The Netflix Conundrum - Bad News for Consumers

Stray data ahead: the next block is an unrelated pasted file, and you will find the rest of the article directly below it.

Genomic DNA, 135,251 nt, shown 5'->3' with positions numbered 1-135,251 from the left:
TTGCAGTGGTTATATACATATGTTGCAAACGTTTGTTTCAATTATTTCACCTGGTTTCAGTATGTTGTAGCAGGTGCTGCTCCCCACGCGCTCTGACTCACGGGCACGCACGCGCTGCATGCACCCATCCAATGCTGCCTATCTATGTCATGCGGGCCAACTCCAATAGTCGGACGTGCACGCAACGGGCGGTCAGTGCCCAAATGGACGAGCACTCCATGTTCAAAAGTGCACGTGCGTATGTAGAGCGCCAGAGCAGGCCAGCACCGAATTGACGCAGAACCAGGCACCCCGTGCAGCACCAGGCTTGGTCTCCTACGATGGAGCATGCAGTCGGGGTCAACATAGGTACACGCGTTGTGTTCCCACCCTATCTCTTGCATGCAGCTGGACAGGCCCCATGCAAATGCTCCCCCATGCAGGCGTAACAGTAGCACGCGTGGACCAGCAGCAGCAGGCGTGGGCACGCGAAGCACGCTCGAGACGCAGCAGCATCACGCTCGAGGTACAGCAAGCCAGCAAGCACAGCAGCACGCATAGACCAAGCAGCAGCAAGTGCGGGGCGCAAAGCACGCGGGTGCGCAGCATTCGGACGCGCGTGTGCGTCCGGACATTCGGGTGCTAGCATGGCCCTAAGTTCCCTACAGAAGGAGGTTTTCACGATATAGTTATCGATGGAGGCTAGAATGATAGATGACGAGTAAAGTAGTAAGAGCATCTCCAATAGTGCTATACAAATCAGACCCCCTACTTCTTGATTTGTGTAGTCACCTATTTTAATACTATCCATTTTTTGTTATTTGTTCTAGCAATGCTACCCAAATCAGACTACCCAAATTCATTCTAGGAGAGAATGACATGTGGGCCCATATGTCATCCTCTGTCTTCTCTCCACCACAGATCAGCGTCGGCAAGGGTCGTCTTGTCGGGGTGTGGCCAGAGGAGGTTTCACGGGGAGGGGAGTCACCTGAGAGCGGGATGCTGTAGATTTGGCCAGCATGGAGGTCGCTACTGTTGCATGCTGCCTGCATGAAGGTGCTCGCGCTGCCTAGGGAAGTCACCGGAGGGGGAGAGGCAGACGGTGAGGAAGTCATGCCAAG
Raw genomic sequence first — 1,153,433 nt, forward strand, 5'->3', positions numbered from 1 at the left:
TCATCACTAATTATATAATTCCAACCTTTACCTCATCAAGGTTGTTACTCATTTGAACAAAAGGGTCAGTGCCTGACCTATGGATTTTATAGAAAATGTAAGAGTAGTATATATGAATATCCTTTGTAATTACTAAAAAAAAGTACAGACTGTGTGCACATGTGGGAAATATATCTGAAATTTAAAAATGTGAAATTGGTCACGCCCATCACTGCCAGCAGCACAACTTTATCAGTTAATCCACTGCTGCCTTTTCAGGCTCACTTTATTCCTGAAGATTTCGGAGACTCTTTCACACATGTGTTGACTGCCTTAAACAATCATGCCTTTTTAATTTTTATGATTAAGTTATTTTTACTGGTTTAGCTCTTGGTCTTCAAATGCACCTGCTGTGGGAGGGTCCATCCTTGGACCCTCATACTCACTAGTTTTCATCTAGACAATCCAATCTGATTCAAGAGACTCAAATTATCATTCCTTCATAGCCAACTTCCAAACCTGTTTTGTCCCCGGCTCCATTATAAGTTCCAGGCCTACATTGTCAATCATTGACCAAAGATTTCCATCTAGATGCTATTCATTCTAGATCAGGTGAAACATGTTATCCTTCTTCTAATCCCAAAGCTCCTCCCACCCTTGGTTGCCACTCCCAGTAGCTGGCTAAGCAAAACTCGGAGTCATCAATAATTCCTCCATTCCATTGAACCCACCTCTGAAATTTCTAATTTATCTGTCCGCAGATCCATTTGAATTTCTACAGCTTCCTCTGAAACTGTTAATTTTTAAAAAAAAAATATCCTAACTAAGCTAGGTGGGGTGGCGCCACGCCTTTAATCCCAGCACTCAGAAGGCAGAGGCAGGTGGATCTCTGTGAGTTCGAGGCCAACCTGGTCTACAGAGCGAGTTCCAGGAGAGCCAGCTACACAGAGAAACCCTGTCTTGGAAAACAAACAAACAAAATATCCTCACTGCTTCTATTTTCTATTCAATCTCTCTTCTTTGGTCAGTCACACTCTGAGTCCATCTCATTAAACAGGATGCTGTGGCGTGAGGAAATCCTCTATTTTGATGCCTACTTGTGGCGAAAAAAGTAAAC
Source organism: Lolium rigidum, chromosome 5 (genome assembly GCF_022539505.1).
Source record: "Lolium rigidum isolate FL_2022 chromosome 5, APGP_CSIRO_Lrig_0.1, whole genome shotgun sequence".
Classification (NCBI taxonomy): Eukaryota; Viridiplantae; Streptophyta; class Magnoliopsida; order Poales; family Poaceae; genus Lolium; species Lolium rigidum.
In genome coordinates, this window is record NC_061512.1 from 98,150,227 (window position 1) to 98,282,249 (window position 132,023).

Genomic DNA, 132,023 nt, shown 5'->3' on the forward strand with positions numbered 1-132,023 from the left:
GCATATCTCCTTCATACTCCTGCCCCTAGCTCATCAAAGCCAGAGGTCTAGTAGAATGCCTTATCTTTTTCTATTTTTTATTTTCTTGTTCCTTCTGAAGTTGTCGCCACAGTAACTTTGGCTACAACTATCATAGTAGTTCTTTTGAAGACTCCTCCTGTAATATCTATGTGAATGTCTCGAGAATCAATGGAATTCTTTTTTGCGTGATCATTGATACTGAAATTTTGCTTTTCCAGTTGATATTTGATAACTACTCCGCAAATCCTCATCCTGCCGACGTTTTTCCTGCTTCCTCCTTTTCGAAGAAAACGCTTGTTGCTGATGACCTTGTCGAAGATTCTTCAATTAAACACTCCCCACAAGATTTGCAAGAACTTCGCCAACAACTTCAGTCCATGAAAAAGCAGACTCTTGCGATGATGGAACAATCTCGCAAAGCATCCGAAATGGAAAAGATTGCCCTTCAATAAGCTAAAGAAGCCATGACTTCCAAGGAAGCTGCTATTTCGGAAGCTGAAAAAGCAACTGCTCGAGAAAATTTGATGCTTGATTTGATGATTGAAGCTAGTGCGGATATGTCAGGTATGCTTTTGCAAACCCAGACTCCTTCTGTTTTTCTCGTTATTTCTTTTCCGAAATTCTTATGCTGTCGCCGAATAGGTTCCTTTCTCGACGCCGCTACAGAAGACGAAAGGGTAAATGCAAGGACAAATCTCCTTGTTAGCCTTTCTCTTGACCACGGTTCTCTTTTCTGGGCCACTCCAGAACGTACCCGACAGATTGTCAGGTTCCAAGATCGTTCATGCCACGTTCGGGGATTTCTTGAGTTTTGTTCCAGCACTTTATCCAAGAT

Back when we published our report on Smart Homes in February, we noted that the Smart Home is a high bandwidth home: this is in no small part due to the propensity for consumers connect their media devices to the Internet, most comfortably via the home’s broadband connection. In particular, this means that a vast quantity of bits travelling over the Internet now contain a sliver of Michael Fassbender’s appalling German accent or some other piece of an actor/actress’s digital projection. Leaving Fassbender aside for a moment, the era of OTT (Over-The-Top) delivery of video content is upon us, with the likes of Netflix, Amazon and Google capitalising on end-users’ desire for on-demand content. This has been shown in particular to be the case in North America, with Sandvine reporting real-time entertainment accounting for nearly 64% of peak period traffic. In the US market, the networks are struggling to keep up. This has led to a major row between CSP (Communications Service Providers) and most notably, Netflix; indeed, the latter has been made to pay both Comcast, Verizon and now AT&T in order to guarantee a smoother service with less buffering for its consumers, with Netflix and CSPs blaming each other for the poor user experience. The issue of course, is about money and the concept of peering. Settlement-free peering often allows carriers to exchange volumes of data across each other’s networks at no cost, with the understanding that the volume of traffic flowing each way will roughly be equal. Of course, with the likes of Netflix sending vast amounts of data to Level 3, who have a settlement-free peering agreement with Verizon, the amount of data going in each direction is now massively skewed towards Verizon’s network: the latter is not happy given the current agreement, and therefore won’t increase the bandwidth available at the interconnect points. The question is: who is responsible for the payment of this increased traffic? Is it Netflix, who supply the data (and pay Level 3)? Is it Level 3, who have evidently breached the principals of a settlement free peering agreement? Or, has the consumer already paid for the delivery of the data through the broadband subscription plan? The arguments will likely roll on, with the FCC’s decision on net neutrality no doubt having an impact later in the year, although the consumer is unlikely to see a benefit whichever way it goes; paid 'fast lanes' will mean increased costs, while enforced net neutrality may lead to less interest in network investment given less ability to differentiate.